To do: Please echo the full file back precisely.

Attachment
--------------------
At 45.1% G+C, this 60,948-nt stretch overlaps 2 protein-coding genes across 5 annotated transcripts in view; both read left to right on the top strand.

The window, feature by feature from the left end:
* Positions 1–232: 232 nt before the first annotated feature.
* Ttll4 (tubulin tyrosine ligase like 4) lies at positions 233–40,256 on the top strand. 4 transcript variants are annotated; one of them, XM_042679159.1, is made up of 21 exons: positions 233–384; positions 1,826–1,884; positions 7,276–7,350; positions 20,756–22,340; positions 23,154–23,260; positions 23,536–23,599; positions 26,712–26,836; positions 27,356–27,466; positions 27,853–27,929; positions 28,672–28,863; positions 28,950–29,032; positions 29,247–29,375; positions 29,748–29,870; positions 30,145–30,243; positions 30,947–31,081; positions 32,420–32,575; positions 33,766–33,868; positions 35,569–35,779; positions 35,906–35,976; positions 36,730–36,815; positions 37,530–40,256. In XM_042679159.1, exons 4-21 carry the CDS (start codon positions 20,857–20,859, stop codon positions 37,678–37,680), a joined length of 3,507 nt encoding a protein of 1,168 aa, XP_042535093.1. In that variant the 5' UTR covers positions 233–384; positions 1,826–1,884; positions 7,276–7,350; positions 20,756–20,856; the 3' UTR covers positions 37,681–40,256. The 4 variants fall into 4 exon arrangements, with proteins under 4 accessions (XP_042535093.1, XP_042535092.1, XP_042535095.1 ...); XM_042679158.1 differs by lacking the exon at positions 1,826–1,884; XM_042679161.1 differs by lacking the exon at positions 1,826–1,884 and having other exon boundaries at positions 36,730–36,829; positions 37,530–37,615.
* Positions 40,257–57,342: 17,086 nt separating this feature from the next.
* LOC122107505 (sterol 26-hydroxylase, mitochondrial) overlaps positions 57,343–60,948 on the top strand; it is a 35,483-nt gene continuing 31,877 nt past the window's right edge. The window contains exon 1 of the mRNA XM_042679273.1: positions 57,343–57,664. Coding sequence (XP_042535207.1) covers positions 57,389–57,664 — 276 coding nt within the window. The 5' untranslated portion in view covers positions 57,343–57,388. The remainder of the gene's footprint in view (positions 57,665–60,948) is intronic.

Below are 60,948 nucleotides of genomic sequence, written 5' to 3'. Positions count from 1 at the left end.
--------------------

At 45.1% G+C, this 60,948-nt stretch overlaps 2 protein-coding genes across 5 annotated transcripts in view; both read left to right on the top strand.

The window, feature by feature from the left end:
* Positions 1–232: 232 nt before the first annotated feature.
* Ttll4 (tubulin tyrosine ligase like 4) lies at positions 233–40,256 on the top strand. 4 transcript variants are annotated; one of them, XM_042679159.1, is made up of 21 exons: positions 233–384; positions 1,826–1,884; positions 7,276–7,350; positions 20,756–22,340; positions 23,154–23,260; positions 23,536–23,599; positions 26,712–26,836; positions 27,356–27,466; positions 27,853–27,929; positions 28,672–28,863; positions 28,950–29,032; positions 29,247–29,375; positions 29,748–29,870; positions 30,145–30,243; positions 30,947–31,081; positions 32,420–32,575; positions 33,766–33,868; positions 35,569–35,779; positions 35,906–35,976; positions 36,730–36,815; positions 37,530–40,256. In XM_042679159.1, exons 4-21 carry the CDS (start codon positions 20,857–20,859, stop codon positions 37,678–37,680), a joined length of 3,507 nt encoding a protein of 1,168 aa, XP_042535093.1. In that variant the 5' UTR covers positions 233–384; positions 1,826–1,884; positions 7,276–7,350; positions 20,756–20,856; the 3' UTR covers positions 37,681–40,256. The 4 variants fall into 4 exon arrangements, with proteins under 4 accessions (XP_042535093.1, XP_042535092.1, XP_042535095.1 ...); XM_042679158.1 differs by lacking the exon at positions 1,826–1,884; XM_042679161.1 differs by lacking the exon at positions 1,826–1,884 and having other exon boundaries at positions 36,730–36,829; positions 37,530–37,615.
* Positions 40,257–57,342: 17,086 nt separating this feature from the next.
* LOC122107505 (sterol 26-hydroxylase, mitochondrial) overlaps positions 57,343–60,948 on the top strand; it is a 35,483-nt gene continuing 31,877 nt past the window's right edge. The window contains exon 1 of the mRNA XM_042679273.1: positions 57,343–57,664. Coding sequence (XP_042535207.1) covers positions 57,389–57,664 — 276 coding nt within the window. The 5' untranslated portion in view covers positions 57,343–57,388. The remainder of the gene's footprint in view (positions 57,665–60,948) is intronic.

Below are 60,948 nucleotides of genomic sequence, written 5' to 3'. Positions count from 1 at the left end.